Federal judge tosses Trump rule curbing public assistance for immigrants

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The administration's policy, known as the "public charge" regulation, has undergone lengthy litigation since it was finalized last year.

A federal judge in Illinois on Monday struck down the Trump administration's sweeping crackdown on legal immigration through public assistance programs, a blunt check on President Donald Trump's agenda just one day before the election.

The administration's policy, known as the "public charge" regulation, has undergone lengthy litigation since it was finalized last year. Lower courts blocked its implementation until the Supreme Court in January stepped in and said immigration officials could start enforcing it while judges weighed its legality. So, despite other lower court attempts to pause or delay the policy, particularly in light of the coronavirus pandemic, it's mostly stayed in effect since February.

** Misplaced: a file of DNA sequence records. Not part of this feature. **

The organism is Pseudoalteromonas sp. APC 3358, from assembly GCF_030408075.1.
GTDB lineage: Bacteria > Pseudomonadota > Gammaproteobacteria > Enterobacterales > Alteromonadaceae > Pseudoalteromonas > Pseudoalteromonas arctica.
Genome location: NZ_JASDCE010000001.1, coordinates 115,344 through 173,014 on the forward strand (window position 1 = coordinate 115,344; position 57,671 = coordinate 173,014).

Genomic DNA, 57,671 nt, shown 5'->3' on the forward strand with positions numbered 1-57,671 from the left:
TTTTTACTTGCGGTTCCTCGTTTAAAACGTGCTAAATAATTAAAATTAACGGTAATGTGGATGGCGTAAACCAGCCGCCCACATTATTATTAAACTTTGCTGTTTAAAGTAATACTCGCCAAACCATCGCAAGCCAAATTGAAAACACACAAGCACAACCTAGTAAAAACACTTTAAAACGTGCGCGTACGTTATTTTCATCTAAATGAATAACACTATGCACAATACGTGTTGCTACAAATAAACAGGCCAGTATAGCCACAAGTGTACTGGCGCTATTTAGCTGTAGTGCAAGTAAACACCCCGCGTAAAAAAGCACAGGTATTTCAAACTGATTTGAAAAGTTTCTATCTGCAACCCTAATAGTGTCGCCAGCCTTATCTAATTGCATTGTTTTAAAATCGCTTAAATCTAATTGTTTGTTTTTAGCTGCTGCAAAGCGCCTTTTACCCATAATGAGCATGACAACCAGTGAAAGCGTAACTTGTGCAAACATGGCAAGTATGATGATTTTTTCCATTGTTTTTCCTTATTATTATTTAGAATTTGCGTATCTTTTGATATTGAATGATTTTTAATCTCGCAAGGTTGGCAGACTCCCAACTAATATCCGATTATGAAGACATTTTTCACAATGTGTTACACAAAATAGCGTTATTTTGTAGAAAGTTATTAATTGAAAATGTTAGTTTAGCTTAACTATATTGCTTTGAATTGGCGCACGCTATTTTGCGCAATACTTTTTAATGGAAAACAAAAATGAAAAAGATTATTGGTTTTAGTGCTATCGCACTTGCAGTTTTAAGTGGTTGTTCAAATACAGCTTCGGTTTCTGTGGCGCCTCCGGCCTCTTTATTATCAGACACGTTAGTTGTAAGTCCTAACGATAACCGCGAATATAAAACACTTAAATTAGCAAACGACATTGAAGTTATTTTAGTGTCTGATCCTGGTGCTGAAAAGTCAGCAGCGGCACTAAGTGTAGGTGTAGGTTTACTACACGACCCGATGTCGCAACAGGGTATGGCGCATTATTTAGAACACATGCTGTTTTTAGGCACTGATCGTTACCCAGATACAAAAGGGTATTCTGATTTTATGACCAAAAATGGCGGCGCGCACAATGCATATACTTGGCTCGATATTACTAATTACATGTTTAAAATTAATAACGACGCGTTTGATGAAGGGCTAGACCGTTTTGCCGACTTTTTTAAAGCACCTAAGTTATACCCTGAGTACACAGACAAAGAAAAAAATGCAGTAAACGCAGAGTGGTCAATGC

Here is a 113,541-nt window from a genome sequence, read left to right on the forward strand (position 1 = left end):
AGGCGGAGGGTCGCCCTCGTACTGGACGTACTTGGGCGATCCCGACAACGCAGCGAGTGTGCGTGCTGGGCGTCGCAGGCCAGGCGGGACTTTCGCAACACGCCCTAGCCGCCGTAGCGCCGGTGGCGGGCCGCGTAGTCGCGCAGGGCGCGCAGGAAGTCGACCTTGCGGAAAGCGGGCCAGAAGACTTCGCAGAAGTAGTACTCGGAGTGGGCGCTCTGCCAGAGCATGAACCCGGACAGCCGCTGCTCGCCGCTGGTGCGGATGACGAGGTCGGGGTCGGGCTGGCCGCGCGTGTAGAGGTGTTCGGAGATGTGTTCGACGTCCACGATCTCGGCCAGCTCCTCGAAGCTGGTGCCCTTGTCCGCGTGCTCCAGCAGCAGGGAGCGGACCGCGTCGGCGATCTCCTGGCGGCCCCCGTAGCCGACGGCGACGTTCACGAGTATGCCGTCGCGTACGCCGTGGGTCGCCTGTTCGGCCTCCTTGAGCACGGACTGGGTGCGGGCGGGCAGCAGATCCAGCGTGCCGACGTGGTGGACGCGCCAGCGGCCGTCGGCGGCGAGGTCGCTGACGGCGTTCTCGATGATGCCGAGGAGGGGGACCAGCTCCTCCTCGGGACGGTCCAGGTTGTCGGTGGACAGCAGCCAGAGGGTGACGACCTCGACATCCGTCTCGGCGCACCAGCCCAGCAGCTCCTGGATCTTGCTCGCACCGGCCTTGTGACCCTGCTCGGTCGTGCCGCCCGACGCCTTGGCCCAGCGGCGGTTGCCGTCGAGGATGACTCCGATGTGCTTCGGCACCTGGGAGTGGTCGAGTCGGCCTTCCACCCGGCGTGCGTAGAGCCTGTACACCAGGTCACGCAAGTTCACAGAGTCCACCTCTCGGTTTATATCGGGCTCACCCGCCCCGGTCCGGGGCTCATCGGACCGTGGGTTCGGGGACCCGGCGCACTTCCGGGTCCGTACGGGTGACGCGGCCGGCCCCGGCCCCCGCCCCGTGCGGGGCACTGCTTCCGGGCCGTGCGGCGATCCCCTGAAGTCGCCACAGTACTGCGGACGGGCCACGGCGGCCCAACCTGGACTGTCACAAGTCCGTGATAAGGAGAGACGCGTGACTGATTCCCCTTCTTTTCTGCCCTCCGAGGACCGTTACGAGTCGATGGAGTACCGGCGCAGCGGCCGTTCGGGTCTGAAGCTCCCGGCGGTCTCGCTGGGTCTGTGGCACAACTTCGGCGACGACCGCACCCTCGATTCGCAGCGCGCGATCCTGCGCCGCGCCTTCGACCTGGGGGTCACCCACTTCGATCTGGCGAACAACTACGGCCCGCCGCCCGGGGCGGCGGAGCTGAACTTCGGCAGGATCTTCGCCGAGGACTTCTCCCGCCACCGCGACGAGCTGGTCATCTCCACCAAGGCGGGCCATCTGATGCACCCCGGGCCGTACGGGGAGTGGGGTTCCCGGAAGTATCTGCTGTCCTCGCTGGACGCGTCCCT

Why this ruling is different: U.S. District Judge Gary Feinerman said in his opinion that the Supreme Court's earlier judgment lifting all temporary freezes didn't apply here, as he flatly declared the rule to be illegal and told the administration it can no longer be enforced anywhere in the country.

Under the rule, legal immigrants who use government benefits like Medicaid or food stamps for more than 12 months within any three-year period will jeopardize their ability to get a green card. While the policy affects relatively few people, researchers have chronicled how it has scared immigrants away from applying for assistance or even enrolling their kids in public health coverage.

Other judges in multiple federal district and appellate courts have also ruled against the policy, at least in the states under their jurisdiction, but the Supreme Court's earlier lifting of any freezes overrode their decisions.

 

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